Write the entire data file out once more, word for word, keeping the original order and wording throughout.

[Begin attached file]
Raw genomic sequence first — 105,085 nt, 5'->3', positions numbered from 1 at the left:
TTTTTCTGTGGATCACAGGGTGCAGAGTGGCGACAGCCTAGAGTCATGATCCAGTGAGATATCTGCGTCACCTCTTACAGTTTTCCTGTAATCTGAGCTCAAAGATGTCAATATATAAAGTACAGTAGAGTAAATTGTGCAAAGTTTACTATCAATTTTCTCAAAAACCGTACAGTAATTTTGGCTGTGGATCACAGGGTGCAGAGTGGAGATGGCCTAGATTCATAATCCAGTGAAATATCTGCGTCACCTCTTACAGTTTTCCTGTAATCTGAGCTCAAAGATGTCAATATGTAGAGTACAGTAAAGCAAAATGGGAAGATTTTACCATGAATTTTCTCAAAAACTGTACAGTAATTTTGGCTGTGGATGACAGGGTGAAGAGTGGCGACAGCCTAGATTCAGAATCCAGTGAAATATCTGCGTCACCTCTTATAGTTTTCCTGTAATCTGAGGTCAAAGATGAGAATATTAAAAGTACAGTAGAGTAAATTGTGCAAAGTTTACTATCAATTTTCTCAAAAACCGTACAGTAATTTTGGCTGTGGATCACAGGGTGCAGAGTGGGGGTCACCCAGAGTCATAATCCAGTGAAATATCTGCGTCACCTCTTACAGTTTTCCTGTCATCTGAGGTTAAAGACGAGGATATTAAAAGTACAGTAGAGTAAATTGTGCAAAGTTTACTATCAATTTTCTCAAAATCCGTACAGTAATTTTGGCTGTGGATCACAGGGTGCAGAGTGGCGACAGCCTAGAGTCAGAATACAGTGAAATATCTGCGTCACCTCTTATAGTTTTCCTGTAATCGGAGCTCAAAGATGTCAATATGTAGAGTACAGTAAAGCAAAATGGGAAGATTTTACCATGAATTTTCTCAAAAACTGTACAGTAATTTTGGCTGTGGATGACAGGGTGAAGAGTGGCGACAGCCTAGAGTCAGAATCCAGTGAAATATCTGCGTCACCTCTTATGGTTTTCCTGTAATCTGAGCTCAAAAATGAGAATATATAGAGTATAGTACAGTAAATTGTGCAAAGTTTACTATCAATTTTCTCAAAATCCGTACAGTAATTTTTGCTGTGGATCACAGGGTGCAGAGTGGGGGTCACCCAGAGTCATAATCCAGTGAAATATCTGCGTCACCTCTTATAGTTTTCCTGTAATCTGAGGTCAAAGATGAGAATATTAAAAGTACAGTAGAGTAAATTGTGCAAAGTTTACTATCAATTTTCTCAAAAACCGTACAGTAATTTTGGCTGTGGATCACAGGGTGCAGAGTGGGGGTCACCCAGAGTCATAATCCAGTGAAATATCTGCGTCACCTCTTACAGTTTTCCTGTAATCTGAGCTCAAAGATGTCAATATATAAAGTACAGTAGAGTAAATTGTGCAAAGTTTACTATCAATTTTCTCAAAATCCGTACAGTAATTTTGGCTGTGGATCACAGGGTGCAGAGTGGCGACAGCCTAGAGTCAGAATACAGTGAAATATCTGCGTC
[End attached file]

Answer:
Raw genomic sequence first — 105,085 nt, 5'->3', positions numbered from 1 at the left:
TTTTTCTGTGGATCACAGGGTGCAGAGTGGCGACAGCCTAGAGTCATGATCCAGTGAGATATCTGCGTCACCTCTTACAGTTTTCCTGTAATCTGAGCTCAAAGATGTCAATATATAAAGTACAGTAGAGTAAATTGTGCAAAGTTTACTATCAATTTTCTCAAAAACCGTACAGTAATTTTGGCTGTGGATCACAGGGTGCAGAGTGGAGATGGCCTAGATTCATAATCCAGTGAAATATCTGCGTCACCTCTTACAGTTTTCCTGTAATCTGAGCTCAAAGATGTCAATATGTAGAGTACAGTAAAGCAAAATGGGAAGATTTTACCATGAATTTTCTCAAAAACTGTACAGTAATTTTGGCTGTGGATGACAGGGTGAAGAGTGGCGACAGCCTAGATTCAGAATCCAGTGAAATATCTGCGTCACCTCTTATAGTTTTCCTGTAATCTGAGGTCAAAGATGAGAATATTAAAAGTACAGTAGAGTAAATTGTGCAAAGTTTACTATCAATTTTCTCAAAAACCGTACAGTAATTTTGGCTGTGGATCACAGGGTGCAGAGTGGGGGTCACCCAGAGTCATAATCCAGTGAAATATCTGCGTCACCTCTTACAGTTTTCCTGTCATCTGAGGTTAAAGACGAGGATATTAAAAGTACAGTAGAGTAAATTGTGCAAAGTTTACTATCAATTTTCTCAAAATCCGTACAGTAATTTTGGCTGTGGATCACAGGGTGCAGAGTGGCGACAGCCTAGAGTCAGAATACAGTGAAATATCTGCGTCACCTCTTATAGTTTTCCTGTAATCGGAGCTCAAAGATGTCAATATGTAGAGTACAGTAAAGCAAAATGGGAAGATTTTACCATGAATTTTCTCAAAAACTGTACAGTAATTTTGGCTGTGGATGACAGGGTGAAGAGTGGCGACAGCCTAGAGTCAGAATCCAGTGAAATATCTGCGTCACCTCTTATGGTTTTCCTGTAATCTGAGCTCAAAAATGAGAATATATAGAGTATAGTACAGTAAATTGTGCAAAGTTTACTATCAATTTTCTCAAAATCCGTACAGTAATTTTTGCTGTGGATCACAGGGTGCAGAGTGGGGGTCACCCAGAGTCATAATCCAGTGAAATATCTGCGTCACCTCTTATAGTTTTCCTGTAATCTGAGGTCAAAGATGAGAATATTAAAAGTACAGTAGAGTAAATTGTGCAAAGTTTACTATCAATTTTCTCAAAAACCGTACAGTAATTTTGGCTGTGGATCACAGGGTGCAGAGTGGGGGTCACCCAGAGTCATAATCCAGTGAAATATCTGCGTCACCTCTTACAGTTTTCCTGTAATCTGAGCTCAAAGATGTCAATATATAAAGTACAGTAGAGTAAATTGTGCAAAGTTTACTATCAATTTTCTCAAAATCCGTACAGTAATTTTGGCTGTGGATCACAGGGTGCAGAGTGGCGACAGCCTAGAGTCAGAATACAGTGAAATATCTGCGTC